The longest week of my firefighting career happened in my second fire season. It was July and it was hot. I had kitchen duty which means I had to cook the meal that Sunday. I did it up right, I cooked a traditional thanksgiving meal with a turkey, stuffing, mashed potatoes, home made buns, the works. I made it for the afternoon meal which we usually ate early on Sunday. Everything came out perfectly and it was all on the table, we were just starting to pass things around and fill our plates when the alarm went off. Nobody questioned or complained, nobody hesitated, we dropped whatever was in our hands, got up and ran for the engine.
Well, it was a pretty aggressive fire that some boaters had accidentally started with a BBQ on the bank of the Stanislaus River. That was before they built the New Melones Reservoir. The fire quickly spread up the side of the canyon as we drove down the hill. This fire was at a lower elevation where Manzanita stood and scrub oak and redbud. The brush was thick and dry and the fire was eating through it hot and smoky.
The captain had to drive down a rocky dirt road to get to the fire. Several other engines were already there and the bombers were dropping pink sprays ahead of the head of the fire. They looped in like roller coasters diving in and dropping then lifting hard up and out of the canyon. A helicopter dropped enormous buckets of water it was scooping out of a big hole in the river.
We were assigned to the left flank and directed to lay hose down through the brush until we hit the fire line then work north along the fire. A helitack crew was dropped at the river and they were cutting line along the rigged eastern flank.
We loaded our backs with hose packs and unrolled several lengths of hose and plowed through the brush toward the smoke. The fire hadn’t yet reached the ridge we were on and our job was to keep it from getting there. We didn’t have to go far to see flames and the battle was on. The nozzle man sprayed and several guys pulled hoes while other guys began cutting line with axes and with McLeod’s. A McLeod (pronounced McCloud) is like a big hoe on one side with a coarse rake on the other side. The hoe side has a razor sharp edge and it has a heavy handle so it can be used to but small branches.
We started working up the flank and had clamp and lay hose as we moved through the smoke. When one of us ran out of hose we hiked back to the engine for another couple of rolls. We carried water canteens and refilled them from the hose. We’d wet our kerchiefs and wrap them around our head to cover our nose and mouth.
Water tanker began to shuttle in water from a distant hydrant and a decision was made to lay hose in form the street to keep the tankers from having to drive so far. Water was draughted from the river on the east flank with a portable floating pump. It was too steep for an engine to get anywhere near the water.
On one of my hikes back up the hill for hose I had just grabbed two rolls and was walking back along the hose lay to find my way back through the smoke. We had stopped the fire at the ridge and cut a line, but the fire had not been mopped up so there were still little fires burning in downed logs and in the brush all along the line. I walked beside these bushes and was watching a little tiny campfire merrily burning under a Manzanita about ten feet all. Suddenly the bush simply exploded into flame. It was like a magician who has some of that fast burning paper, Poof! I stood before the burning bush with these two flat rolls of hose, one in each arm, I was so startled by the singed hair on my arms that I didn’t get the biblical significance of the scene and I never thought to check the markings on the hose. Perhaps I missed my chance to bring the law to my people.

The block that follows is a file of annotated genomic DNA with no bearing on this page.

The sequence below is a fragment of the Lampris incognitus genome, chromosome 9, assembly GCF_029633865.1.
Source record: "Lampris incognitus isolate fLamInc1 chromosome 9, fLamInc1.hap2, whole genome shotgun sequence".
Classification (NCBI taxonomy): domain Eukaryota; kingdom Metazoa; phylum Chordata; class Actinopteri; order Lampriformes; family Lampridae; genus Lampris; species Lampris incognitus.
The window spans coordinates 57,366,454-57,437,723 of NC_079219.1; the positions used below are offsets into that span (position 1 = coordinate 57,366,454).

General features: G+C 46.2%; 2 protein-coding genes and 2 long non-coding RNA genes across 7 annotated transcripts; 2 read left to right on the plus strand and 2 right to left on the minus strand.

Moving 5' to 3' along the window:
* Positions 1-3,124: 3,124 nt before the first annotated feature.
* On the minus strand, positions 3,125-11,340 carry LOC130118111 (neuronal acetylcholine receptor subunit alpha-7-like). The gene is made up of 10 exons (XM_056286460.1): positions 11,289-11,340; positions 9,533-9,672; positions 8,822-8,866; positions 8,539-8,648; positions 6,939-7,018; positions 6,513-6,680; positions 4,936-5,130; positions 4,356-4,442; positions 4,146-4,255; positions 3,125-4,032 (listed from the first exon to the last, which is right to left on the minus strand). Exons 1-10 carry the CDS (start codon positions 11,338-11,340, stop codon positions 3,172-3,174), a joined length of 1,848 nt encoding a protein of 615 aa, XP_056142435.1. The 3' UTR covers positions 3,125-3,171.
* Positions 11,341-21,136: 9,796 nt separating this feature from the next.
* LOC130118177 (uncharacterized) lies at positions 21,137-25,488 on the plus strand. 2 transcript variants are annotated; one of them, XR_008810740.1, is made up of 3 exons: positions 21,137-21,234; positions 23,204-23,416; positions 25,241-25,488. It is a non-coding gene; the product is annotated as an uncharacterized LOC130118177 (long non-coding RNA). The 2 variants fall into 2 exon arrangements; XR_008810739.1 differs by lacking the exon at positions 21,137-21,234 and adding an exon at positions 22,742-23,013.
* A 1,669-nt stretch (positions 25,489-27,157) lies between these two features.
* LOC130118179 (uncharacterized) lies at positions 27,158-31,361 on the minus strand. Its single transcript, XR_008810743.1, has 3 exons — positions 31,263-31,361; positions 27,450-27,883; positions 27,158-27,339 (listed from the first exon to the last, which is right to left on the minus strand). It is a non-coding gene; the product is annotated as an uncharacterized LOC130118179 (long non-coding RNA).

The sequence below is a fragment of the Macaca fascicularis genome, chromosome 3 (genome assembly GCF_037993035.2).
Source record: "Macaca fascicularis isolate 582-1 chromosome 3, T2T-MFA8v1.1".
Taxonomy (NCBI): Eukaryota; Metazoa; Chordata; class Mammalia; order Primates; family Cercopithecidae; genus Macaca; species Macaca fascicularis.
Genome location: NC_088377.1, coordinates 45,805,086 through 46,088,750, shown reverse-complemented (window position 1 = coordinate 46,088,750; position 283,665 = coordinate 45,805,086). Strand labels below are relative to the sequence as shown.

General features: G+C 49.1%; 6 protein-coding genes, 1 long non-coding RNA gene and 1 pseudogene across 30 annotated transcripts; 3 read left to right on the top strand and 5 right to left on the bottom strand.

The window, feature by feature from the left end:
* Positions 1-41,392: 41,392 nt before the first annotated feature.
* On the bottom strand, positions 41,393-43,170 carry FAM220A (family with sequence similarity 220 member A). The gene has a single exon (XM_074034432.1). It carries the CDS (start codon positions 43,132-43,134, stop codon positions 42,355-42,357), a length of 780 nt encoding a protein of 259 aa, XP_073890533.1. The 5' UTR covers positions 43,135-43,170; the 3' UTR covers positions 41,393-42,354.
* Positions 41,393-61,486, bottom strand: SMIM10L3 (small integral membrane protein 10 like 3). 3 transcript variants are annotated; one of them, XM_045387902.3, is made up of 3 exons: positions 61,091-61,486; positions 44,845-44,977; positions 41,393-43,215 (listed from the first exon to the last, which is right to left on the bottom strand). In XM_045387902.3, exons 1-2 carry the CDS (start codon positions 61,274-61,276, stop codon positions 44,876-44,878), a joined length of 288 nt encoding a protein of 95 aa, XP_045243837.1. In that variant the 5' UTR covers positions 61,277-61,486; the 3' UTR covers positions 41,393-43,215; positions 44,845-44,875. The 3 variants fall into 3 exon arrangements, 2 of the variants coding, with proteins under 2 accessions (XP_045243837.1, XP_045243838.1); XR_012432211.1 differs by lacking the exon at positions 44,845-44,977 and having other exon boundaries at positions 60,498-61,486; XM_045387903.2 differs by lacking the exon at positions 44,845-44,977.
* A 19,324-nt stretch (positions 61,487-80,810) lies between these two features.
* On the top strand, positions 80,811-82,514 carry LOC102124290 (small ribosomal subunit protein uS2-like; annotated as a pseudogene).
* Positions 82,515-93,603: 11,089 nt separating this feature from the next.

We were on that fire all night and worked without sleeping to cut line and put out hot spots, extend our hose lay. I recall sometime early in the morning we were tired and our eyes were beginning to play tricks on us. We saw what we thought was a burning airplane in the sky. It appeared to be far across the dimly lit ridge of the canyon across the river, high in the air. We were mystified and we were convinced that it would spark fires everywhere. We watched it for a while until our captain came around and shined his powerful flashlight up into the air. He told us we were idiots and to get back to work. It was only a black, limbless spike of a pine tree that was still on fire at its tip and the sap was boiling up out of it and sending out red sparks into the night. Our captain chuckled and went on along the line to check on other crews.
We were relieved at around ten or eleven the following morning. We took out engine into fire camp that was set up at the fair grounds. Fire camps were great places because it meant good food and lots of it, cold water, cold drinks, showers and sleep. We rolled in and restocked the truck except for filling it with water and we all went to eat lunch. Fire camps have large trailers with grills and buckets of ide with cold drinks and water. We could eat as much as we wanted and we were ravenous. The helicopter had dropped in some individual army surplus C-rations the night before and we had heated some of the BBQ beef cans on the fire and swapped for our favorite dessert and we all put our new P-38 on out key chains. Those little wonders had to be the best can opener ever invented.
to be continued…